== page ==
It’s okay to make your form components attractive and fashionable, but not at the expense of usability and accessibility. Don’t follow trends because everyone else is. Question whether they meet user needs first. Not doing so won’t just hurt the user experience, but also your conversion rate and bottom line.

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By and large, web designers are very passionate about their job. That stands out in contrast to most other industries. But when it comes to the bottom line, web design is just like other businesses. The main point is to gain clients and make a decent living.

As such, there is a lot of talk about booking big clients with budgets to match. Yet, that’s not always realistic – especially for freelancer designers who are just starting to make their way. Even seasoned pros may not have the desire or capacity to take on larger projects.

Still, going for the biggest fish seems to be the prevailing advice. So, does that mean smaller projects aren’t worth anything? Absolutely not. There are still important things to be gained. Here are a few reasons why you may not want to toss those little fish aside.

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Among the biggest challenges any business owner must face is in learning how to deal with people. I’d say it’s nearly as important as being a talented designer and developer.

Just as no two projects are the same, you’ll find that no two clients are, either. This means that you will interact with all kinds of different personalities over the course of your career.

Soon after I launched my business, I took on all manner of small projects – and met a few characters along the way. And, even though I didn’t see it that way at the time, it also presented a great opportunity.

You see, I didn’t make a whole lot of money. But I learned some important lessons about how to communicate with my clients. I figured out how to explain things in more user-friendly terms, how to keep them updated on work in progress. I also gained valuable insight into what their expectations were and how to take/respond to criticism.

It was a bumpy ride, for sure. There was a lot of stress and worry. Sometimes I could have handled things better. But the experience itself was priceless. Learning to build working relationships can be a key to both personal and professional growth.

Two people sitting at a desk.learn new skills. But to truly put those skills into practice, you need to build something. Small projects can serve as a great proving ground.

For one, the expectation level should be equal to a client’s budget (though it’s important for you to explain this to them). A low-end eCommerce project, then, should mean fewer features and customizations.

This allows you to start small and build a foundational understanding of the type of site you’re working on. It can also serve as a bit of a playground for experimentation.

Because you’re on a shoestring budget, you probably won’t have access to some of the fancier scripts or plugins. The result is that you may have to dig into code a little more to get things done. It’s a wonderful method for figuring out how things work.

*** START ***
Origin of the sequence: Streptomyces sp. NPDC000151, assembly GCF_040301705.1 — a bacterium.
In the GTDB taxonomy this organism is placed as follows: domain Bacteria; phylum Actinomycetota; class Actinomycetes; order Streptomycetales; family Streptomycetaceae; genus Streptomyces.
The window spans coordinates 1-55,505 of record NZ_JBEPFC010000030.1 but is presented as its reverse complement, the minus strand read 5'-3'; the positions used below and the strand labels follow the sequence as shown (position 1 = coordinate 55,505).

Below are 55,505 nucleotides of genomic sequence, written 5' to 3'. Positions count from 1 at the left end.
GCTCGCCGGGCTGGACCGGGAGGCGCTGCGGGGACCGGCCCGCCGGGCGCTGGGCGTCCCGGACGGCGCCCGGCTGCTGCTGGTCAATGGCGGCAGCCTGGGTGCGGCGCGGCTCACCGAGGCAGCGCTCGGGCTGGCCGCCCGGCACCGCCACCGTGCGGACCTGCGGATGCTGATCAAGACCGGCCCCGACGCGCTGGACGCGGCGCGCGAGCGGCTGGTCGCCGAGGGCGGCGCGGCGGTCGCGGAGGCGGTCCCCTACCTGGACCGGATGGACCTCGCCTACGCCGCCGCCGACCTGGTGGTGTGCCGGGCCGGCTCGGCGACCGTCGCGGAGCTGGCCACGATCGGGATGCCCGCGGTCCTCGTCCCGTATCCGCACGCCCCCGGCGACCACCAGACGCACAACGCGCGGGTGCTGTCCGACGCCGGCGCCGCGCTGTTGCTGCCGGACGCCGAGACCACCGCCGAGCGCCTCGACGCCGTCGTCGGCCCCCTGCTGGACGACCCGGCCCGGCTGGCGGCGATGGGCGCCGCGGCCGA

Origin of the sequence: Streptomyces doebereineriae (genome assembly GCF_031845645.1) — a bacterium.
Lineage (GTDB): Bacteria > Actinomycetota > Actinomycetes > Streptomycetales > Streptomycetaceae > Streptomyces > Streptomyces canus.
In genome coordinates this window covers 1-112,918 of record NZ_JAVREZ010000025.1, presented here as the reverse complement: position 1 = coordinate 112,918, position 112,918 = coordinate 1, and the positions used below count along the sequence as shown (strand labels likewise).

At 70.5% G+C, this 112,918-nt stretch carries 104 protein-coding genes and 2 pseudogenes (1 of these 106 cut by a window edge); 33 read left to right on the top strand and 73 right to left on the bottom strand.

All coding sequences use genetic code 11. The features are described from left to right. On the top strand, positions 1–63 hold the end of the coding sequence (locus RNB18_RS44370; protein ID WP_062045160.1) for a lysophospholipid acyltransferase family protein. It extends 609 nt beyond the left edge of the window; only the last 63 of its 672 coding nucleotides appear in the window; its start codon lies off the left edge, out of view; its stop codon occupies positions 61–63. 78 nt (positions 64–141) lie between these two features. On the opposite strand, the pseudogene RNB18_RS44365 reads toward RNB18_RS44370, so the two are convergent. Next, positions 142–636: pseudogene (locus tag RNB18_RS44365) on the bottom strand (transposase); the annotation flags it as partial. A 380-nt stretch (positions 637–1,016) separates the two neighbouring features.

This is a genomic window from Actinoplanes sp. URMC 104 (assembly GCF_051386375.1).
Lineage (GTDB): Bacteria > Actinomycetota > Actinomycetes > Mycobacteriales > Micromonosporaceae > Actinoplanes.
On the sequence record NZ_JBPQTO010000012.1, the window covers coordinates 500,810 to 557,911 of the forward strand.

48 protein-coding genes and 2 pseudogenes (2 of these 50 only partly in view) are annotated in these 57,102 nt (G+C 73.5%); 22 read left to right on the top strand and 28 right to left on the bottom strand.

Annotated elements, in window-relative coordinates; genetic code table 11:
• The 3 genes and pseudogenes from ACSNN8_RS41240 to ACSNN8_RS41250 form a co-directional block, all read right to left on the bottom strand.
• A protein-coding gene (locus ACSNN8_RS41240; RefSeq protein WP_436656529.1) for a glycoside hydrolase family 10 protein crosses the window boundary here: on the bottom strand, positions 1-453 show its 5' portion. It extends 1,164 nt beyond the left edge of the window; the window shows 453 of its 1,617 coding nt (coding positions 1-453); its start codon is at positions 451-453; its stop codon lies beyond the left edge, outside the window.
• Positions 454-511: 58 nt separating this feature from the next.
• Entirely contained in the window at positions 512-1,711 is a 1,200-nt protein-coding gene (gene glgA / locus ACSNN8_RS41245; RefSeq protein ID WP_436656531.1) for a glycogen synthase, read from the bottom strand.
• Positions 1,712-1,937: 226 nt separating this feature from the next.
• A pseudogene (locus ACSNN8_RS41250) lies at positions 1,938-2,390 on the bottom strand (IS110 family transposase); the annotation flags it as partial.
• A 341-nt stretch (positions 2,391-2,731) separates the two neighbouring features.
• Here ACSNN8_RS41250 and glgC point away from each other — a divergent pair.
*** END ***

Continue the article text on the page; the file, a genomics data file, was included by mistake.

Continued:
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These are valuable lessons to learn before you move on to bigger things. Because, until you understand your niche within the industry, it can be difficult to set yourself up for success.

For instance, it’s probably not a good idea to take on a massive project without having any idea of how you’re going to approach it. Without knowing which tools to use or even whether or not you’ll be comfortable with the work involved, you’re opening up a dangerous can of worms. You could well be placing yourself in a bad situation.

While smaller projects still need to be taken seriously, you can use them as a sort of guide. Inevitably, you’ll find that you like some aspects more than others. Perhaps you’ll realize that you are really into SEO, while learning that membership-based sites aren’t your cup of tea.

Whatever your preferences, the goal is to find out where you fit in. That takes time and often requires working on a variety of different projects. This is where you can use smaller gigs as a way to discover who you are.

Person looking out of a window.


What should you do if you have a button that isn’t active in a given context? Removing the button from its native location and revealing it later can surprise users. Instead of doing this, designers will indicate that it’s disabled to avoid displaying a drastic change to the interface.

The way most designers communicate a disabled state is by graying the button out. However, this approach also surprises users because the button’s enabled state has little resemblance to the disabled one.


A button that turns from gray to fully colored is an unexpected change that makes users wonder what just happened. For a smooth and seamless experience, it’s best to avoid this. Instead of graying out your disabled buttons, you should decrease the opacity to make it transparent.

When the disabled button is transparent, users can see some semblance of the button in its enabled state. Although the button is faded out, some color still bleeds through for users to recognize. As the disabled button transitions to its enabled state, the new appearance won’t catch users off-guard.

A transparent button blends into the background more, while a gray one remains in the foreground (unless the background is gray). Foreground elements are more noticeable to users. They tend to view them as interactive, which means they’re more likely to interact with a grayed out disabled button.


Users are less likely to confuse a transparent button with other buttons. A gray button doesn’t always mean it’s disabled. Sometimes gray is used to communicate a low priority button in a group (e.g., cancel buttons). Users can easily mistake a grayed out disabled button for a secondary call to action. Or, worst-case scenario, they can mistake it for a poorly designed button with low color contrast.

When designing disabled buttons, adjust the opacity, not the color. The optimal opacity values will vary based on your background color. But a rule of thumb is to aim for an opacity level of 40% or below. It’s important to make the opacity level low enough, or some users may still view the button as enabled.

By following this technique, you’ll make your disabled buttons look disabled without giving users any surprises. Instead, the only surprise they’ll get is how smooth and seamless your interface is.